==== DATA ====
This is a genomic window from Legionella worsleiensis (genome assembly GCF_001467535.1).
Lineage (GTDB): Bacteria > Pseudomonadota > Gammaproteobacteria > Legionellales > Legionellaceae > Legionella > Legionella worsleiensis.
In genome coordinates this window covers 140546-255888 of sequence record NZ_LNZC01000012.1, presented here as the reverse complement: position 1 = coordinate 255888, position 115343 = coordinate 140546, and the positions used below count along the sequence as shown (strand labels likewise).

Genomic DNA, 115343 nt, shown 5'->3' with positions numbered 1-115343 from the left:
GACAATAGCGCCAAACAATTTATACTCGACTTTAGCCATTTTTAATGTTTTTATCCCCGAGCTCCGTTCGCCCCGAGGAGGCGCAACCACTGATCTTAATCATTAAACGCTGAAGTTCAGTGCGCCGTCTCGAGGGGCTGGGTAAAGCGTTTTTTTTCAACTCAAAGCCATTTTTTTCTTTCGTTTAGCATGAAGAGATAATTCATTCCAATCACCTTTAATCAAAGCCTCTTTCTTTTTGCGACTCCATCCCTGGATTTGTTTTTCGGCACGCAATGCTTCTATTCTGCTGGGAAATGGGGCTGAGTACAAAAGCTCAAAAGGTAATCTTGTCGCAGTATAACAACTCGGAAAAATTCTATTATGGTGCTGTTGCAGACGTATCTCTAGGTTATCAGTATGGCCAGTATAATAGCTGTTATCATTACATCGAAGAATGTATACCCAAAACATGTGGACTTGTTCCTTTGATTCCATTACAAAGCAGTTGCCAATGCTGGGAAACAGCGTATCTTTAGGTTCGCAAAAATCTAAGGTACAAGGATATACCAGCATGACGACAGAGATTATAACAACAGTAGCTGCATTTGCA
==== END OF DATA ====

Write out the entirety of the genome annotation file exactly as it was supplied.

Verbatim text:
This is a genomic window from Legionella worsleiensis (genome assembly GCF_001467535.1).
Lineage (GTDB): Bacteria > Pseudomonadota > Gammaproteobacteria > Legionellales > Legionellaceae > Legionella > Legionella worsleiensis.
In genome coordinates this window covers 140546-255888 of sequence record NZ_LNZC01000012.1, presented here as the reverse complement: position 1 = coordinate 255888, position 115343 = coordinate 140546, and the positions used below count along the sequence as shown (strand labels likewise).

Genomic DNA, 115343 nt, shown 5'->3' with positions numbered 1-115343 from the left:
GACAATAGCGCCAAACAATTTATACTCGACTTTAGCCATTTTTAATGTTTTTATCCCCGAGCTCCGTTCGCCCCGAGGAGGCGCAACCACTGATCTTAATCATTAAACGCTGAAGTTCAGTGCGCCGTCTCGAGGGGCTGGGTAAAGCGTTTTTTTTCAACTCAAAGCCATTTTTTTCTTTCGTTTAGCATGAAGAGATAATTCATTCCAATCACCTTTAATCAAAGCCTCTTTCTTTTTGCGACTCCATCCCTGGATTTGTTTTTCGGCACGCAATGCTTCTATTCTGCTGGGAAATGGGGCTGAGTACAAAAGCTCAAAAGGTAATCTTGTCGCAGTATAACAACTCGGAAAAATTCTATTATGGTGCTGTTGCAGACGTATCTCTAGGTTATCAGTATGGCCAGTATAATAGCTGTTATCATTACATCGAAGAATGTATACCCAAAACATGTGGACTTGTTCCTTTGATTCCATTACAAAGCAGTTGCCAATGCTGGGAAACAGCGTATCTTTAGGTTCGCAAAAATCTAAGGTACAAGGATATACCAGCATGACGACAGAGATTATAACAACAGTAGCTGCATTTGCA